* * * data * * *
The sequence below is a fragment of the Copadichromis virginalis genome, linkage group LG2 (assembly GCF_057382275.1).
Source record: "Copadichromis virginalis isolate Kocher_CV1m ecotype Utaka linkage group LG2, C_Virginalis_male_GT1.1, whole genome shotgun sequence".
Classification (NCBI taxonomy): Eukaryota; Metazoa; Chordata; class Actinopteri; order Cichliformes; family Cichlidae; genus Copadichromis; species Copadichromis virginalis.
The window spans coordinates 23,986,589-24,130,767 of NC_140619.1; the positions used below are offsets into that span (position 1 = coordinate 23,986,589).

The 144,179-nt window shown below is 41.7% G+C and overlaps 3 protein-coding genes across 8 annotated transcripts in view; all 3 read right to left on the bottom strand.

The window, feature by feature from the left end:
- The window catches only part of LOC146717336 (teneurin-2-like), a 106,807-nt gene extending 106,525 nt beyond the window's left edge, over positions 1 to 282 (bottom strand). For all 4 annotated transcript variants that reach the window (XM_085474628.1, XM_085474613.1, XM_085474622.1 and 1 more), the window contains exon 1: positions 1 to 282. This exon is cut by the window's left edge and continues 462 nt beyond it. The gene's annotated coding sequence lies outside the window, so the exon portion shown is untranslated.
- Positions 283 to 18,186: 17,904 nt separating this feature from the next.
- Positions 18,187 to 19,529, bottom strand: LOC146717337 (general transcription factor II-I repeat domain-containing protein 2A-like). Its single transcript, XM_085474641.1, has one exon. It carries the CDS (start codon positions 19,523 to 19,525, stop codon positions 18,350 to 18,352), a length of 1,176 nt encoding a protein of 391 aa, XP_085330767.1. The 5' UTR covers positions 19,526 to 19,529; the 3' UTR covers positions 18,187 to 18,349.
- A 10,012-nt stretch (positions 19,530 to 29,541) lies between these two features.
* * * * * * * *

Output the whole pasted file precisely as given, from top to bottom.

The sequence below is a fragment of the Copadichromis virginalis genome, linkage group LG2 (assembly GCF_057382275.1).
Source record: "Copadichromis virginalis isolate Kocher_CV1m ecotype Utaka linkage group LG2, C_Virginalis_male_GT1.1, whole genome shotgun sequence".
Classification (NCBI taxonomy): Eukaryota; Metazoa; Chordata; class Actinopteri; order Cichliformes; family Cichlidae; genus Copadichromis; species Copadichromis virginalis.
The window spans coordinates 23,986,589-24,130,767 of NC_140619.1; the positions used below are offsets into that span (position 1 = coordinate 23,986,589).

The 144,179-nt window shown below is 41.7% G+C and overlaps 3 protein-coding genes across 8 annotated transcripts in view; all 3 read right to left on the bottom strand.

The window, feature by feature from the left end:
- The window catches only part of LOC146717336 (teneurin-2-like), a 106,807-nt gene extending 106,525 nt beyond the window's left edge, over positions 1 to 282 (bottom strand). For all 4 annotated transcript variants that reach the window (XM_085474628.1, XM_085474613.1, XM_085474622.1 and 1 more), the window contains exon 1: positions 1 to 282. This exon is cut by the window's left edge and continues 462 nt beyond it. The gene's annotated coding sequence lies outside the window, so the exon portion shown is untranslated.
- Positions 283 to 18,186: 17,904 nt separating this feature from the next.
- Positions 18,187 to 19,529, bottom strand: LOC146717337 (general transcription factor II-I repeat domain-containing protein 2A-like). Its single transcript, XM_085474641.1, has one exon. It carries the CDS (start codon positions 19,523 to 19,525, stop codon positions 18,350 to 18,352), a length of 1,176 nt encoding a protein of 391 aa, XP_085330767.1. The 5' UTR covers positions 19,526 to 19,529; the 3' UTR covers positions 18,187 to 18,349.
- A 10,012-nt stretch (positions 19,530 to 29,541) lies between these two features.